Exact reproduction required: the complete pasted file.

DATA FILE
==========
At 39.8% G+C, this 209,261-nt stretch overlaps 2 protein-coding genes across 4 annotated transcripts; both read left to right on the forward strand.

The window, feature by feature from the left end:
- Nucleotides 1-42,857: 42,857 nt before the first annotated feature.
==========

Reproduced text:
At 39.8% G+C, this 209,261-nt stretch overlaps 2 protein-coding genes across 4 annotated transcripts; both read left to right on the forward strand.

The window, feature by feature from the left end:
- Nucleotides 1-42,857: 42,857 nt before the first annotated feature.